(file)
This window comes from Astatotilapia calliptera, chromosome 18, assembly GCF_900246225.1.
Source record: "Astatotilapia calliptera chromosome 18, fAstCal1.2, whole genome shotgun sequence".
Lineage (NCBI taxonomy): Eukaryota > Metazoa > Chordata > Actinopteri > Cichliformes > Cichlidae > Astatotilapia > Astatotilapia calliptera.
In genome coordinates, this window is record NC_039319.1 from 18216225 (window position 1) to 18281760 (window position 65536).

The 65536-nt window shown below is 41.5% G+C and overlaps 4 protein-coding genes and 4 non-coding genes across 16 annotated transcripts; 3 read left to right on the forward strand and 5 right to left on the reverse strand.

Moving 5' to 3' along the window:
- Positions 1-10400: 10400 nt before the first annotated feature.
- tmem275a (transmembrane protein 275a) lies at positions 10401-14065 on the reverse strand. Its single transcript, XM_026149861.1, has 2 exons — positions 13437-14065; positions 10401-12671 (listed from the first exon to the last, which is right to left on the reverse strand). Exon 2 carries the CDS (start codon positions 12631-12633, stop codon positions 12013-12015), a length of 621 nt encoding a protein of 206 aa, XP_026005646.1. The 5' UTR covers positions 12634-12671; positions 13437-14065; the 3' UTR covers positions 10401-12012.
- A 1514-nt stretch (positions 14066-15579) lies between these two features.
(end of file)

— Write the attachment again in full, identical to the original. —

This window comes from Astatotilapia calliptera, chromosome 18, assembly GCF_900246225.1.
Source record: "Astatotilapia calliptera chromosome 18, fAstCal1.2, whole genome shotgun sequence".
Lineage (NCBI taxonomy): Eukaryota > Metazoa > Chordata > Actinopteri > Cichliformes > Cichlidae > Astatotilapia > Astatotilapia calliptera.
In genome coordinates, this window is record NC_039319.1 from 18216225 (window position 1) to 18281760 (window position 65536).

The 65536-nt window shown below is 41.5% G+C and overlaps 4 protein-coding genes and 4 non-coding genes across 16 annotated transcripts; 3 read left to right on the forward strand and 5 right to left on the reverse strand.

Moving 5' to 3' along the window:
- Positions 1-10400: 10400 nt before the first annotated feature.
- tmem275a (transmembrane protein 275a) lies at positions 10401-14065 on the reverse strand. Its single transcript, XM_026149861.1, has 2 exons — positions 13437-14065; positions 10401-12671 (listed from the first exon to the last, which is right to left on the reverse strand). Exon 2 carries the CDS (start codon positions 12631-12633, stop codon positions 12013-12015), a length of 621 nt encoding a protein of 206 aa, XP_026005646.1. The 5' UTR covers positions 12634-12671; positions 13437-14065; the 3' UTR covers positions 10401-12012.
- A 1514-nt stretch (positions 14066-15579) lies between these two features.